Can I Burn Pine Cones in the Fireplace?

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The drier the pine cone the better when trying to start a fire.

Homeowners with wood-burning fireplaces, especially if they use them to heat their homes in the winter, may sometimes wonder about the different types of wood or wood products they can burn in them. Different types of wood burn better, hotter and cleaner than others. Pine cones may be plentiful and something that people may be considering to burn.


Good Kindling

The answer to the question is yes, you can burn pine cones in your fireplace or wood stove. Pine cones are especially good for kindling when you are trying to start a fire. You may notice that pine cones smoke a little bit more than twigs or other small kindling, but then they will flare up and help ignite the larger pieces of wood in the fireplace.

Fire Starters

Make your own homemade fire starters out of pine cones. This is a good way to use up pine cones if you have plenty of them around your yard. Gather up the pine cones as they fall and then dip them in melted wax. The wax will make the pine cones burn longer, which works well when you have wood that may not be so quick to start or is not quite dry enough to catch quickly. Purchase wax at your local craft store or save up any bits of wax that are left over from burning candles. If you burn a lot of scented candles and use that leftover wax to coat your pine cones, this will give your fire a pleasant smell.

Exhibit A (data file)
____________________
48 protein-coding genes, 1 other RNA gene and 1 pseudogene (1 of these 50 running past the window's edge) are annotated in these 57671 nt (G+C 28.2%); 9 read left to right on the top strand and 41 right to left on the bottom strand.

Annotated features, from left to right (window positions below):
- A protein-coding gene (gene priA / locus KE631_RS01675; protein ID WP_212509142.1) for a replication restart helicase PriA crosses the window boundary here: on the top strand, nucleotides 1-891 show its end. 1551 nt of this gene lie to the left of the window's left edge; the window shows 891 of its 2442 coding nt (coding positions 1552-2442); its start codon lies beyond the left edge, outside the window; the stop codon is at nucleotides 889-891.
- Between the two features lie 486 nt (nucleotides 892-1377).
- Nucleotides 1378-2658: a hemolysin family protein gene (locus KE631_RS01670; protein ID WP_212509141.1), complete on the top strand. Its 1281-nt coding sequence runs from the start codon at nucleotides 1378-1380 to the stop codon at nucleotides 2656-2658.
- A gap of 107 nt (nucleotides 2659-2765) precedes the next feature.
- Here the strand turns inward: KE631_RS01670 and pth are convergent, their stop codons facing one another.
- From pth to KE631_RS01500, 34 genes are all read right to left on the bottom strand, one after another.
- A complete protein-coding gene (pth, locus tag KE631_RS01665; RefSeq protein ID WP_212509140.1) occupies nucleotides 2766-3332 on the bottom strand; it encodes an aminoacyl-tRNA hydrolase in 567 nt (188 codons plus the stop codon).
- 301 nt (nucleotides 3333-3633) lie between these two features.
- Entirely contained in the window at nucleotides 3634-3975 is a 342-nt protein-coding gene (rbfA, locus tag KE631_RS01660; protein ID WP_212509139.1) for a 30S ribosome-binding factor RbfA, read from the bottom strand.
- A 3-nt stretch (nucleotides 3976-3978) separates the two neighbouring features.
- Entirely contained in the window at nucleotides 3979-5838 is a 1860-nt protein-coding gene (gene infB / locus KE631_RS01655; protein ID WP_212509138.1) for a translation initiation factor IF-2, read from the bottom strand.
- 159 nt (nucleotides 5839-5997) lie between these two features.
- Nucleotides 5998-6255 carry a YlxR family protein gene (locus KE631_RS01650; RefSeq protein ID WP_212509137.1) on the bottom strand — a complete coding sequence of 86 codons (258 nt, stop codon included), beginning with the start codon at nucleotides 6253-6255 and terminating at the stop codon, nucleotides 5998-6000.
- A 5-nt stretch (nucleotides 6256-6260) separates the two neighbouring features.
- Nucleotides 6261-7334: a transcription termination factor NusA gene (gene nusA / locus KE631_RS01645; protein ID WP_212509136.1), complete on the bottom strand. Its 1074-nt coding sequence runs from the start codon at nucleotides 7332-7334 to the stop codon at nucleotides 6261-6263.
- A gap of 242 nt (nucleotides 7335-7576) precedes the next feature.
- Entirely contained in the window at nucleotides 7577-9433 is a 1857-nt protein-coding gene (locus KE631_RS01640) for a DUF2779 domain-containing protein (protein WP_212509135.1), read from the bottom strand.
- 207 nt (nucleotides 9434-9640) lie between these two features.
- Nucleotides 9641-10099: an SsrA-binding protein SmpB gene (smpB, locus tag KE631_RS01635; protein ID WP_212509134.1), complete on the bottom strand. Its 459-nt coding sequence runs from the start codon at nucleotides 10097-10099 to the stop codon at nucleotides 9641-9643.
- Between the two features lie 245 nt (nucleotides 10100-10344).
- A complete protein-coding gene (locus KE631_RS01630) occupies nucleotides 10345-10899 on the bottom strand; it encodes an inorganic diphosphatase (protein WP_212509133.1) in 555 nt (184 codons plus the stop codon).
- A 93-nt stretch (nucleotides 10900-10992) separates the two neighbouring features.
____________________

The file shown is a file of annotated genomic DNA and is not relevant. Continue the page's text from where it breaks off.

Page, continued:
One of the issues that many people are concerned about with home fireplaces is creosote. Creosote is a built up of residue formed from burning softer woods, such as pine. However, pine cones do not give off as much creosote as pine wood does. You should have a professional chimney sweep come in and clean your fireplace every year, before you use it, just to be on the safe side.

Starting a Fire

To start a fire using pine cones as tinder, place a couple of smaller pieces of wood kindling on the grate then top them with one or two pine cones. Light the pine cones. Gradually add a few more pieces of the smaller wood on top of the pine cones without putting out the fire. When the kindling is burning well, add larger pieces of wood.



Ruth O'Neil

Ruth O'Neil has been a freelance writer for almost 20 years. She has published hundreds of articles and stories in dozens of publications including "Parentlife," "CBA Retailers and Resources," "Lookout" and "Standard." She has also worked with a publishing company editing and preparing manuscripts for publication.